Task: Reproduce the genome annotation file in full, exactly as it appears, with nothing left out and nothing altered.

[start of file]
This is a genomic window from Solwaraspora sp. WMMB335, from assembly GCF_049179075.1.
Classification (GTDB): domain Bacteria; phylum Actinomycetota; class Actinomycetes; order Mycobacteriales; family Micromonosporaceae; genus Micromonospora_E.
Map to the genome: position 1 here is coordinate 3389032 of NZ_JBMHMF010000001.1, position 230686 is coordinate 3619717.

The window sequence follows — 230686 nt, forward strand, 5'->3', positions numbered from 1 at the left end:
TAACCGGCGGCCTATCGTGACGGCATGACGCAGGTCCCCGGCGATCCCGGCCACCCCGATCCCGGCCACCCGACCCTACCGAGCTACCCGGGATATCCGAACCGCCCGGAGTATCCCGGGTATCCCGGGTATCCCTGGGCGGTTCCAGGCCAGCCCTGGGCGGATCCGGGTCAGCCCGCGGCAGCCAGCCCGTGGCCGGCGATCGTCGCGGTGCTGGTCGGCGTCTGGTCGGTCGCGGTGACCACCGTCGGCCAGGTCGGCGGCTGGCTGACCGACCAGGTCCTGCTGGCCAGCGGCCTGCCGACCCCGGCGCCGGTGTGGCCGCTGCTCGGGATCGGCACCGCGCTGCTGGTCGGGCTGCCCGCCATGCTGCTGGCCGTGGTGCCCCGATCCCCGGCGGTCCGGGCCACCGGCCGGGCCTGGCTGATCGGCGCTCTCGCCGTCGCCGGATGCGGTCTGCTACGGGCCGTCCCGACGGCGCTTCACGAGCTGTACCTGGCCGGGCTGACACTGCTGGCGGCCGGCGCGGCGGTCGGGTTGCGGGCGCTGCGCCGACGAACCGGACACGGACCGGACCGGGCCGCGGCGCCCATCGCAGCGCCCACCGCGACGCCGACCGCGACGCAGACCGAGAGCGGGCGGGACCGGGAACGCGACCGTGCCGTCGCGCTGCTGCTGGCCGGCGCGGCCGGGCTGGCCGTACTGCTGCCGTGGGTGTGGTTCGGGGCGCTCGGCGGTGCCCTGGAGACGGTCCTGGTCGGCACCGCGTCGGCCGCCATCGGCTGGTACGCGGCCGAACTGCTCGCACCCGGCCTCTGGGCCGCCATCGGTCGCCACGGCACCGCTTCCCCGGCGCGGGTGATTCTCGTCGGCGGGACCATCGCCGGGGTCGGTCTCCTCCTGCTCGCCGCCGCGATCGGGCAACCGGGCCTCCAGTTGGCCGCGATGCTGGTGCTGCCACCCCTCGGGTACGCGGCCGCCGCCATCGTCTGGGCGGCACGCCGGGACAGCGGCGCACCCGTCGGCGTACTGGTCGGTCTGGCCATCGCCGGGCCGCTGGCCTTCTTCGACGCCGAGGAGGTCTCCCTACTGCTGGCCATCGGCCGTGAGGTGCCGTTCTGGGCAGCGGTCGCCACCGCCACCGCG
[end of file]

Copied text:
This is a genomic window from Solwaraspora sp. WMMB335, from assembly GCF_049179075.1.
Classification (GTDB): domain Bacteria; phylum Actinomycetota; class Actinomycetes; order Mycobacteriales; family Micromonosporaceae; genus Micromonospora_E.
Map to the genome: position 1 here is coordinate 3389032 of NZ_JBMHMF010000001.1, position 230686 is coordinate 3619717.

The window sequence follows — 230686 nt, forward strand, 5'->3', positions numbered from 1 at the left end:
TAACCGGCGGCCTATCGTGACGGCATGACGCAGGTCCCCGGCGATCCCGGCCACCCCGATCCCGGCCACCCGACCCTACCGAGCTACCCGGGATATCCGAACCGCCCGGAGTATCCCGGGTATCCCGGGTATCCCTGGGCGGTTCCAGGCCAGCCCTGGGCGGATCCGGGTCAGCCCGCGGCAGCCAGCCCGTGGCCGGCGATCGTCGCGGTGCTGGTCGGCGTCTGGTCGGTCGCGGTGACCACCGTCGGCCAGGTCGGCGGCTGGCTGACCGACCAGGTCCTGCTGGCCAGCGGCCTGCCGACCCCGGCGCCGGTGTGGCCGCTGCTCGGGATCGGCACCGCGCTGCTGGTCGGGCTGCCCGCCATGCTGCTGGCCGTGGTGCCCCGATCCCCGGCGGTCCGGGCCACCGGCCGGGCCTGGCTGATCGGCGCTCTCGCCGTCGCCGGATGCGGTCTGCTACGGGCCGTCCCGACGGCGCTTCACGAGCTGTACCTGGCCGGGCTGACACTGCTGGCGGCCGGCGCGGCGGTCGGGTTGCGGGCGCTGCGCCGACGAACCGGACACGGACCGGACCGGGCCGCGGCGCCCATCGCAGCGCCCACCGCGACGCCGACCGCGACGCAGACCGAGAGCGGGCGGGACCGGGAACGCGACCGTGCCGTCGCGCTGCTGCTGGCCGGCGCGGCCGGGCTGGCCGTACTGCTGCCGTGGGTGTGGTTCGGGGCGCTCGGCGGTGCCCTGGAGACGGTCCTGGTCGGCACCGCGTCGGCCGCCATCGGCTGGTACGCGGCCGAACTGCTCGCACCCGGCCTCTGGGCCGCCATCGGTCGCCACGGCACCGCTTCCCCGGCGCGGGTGATTCTCGTCGGCGGGACCATCGCCGGGGTCGGTCTCCTCCTGCTCGCCGCCGCGATCGGGCAACCGGGCCTCCAGTTGGCCGCGATGCTGGTGCTGCCACCCCTCGGGTACGCGGCCGCCGCCATCGTCTGGGCGGCACGCCGGGACAGCGGCGCACCCGTCGGCGTACTGGTCGGTCTGGCCATCGCCGGGCCGCTGGCCTTCTTCGACGCCGAGGAGGTCTCCCTACTGCTGGCCATCGGCCGTGAGGTGCCGTTCTGGGCAGCGGTCGCCACCGCCACCGCG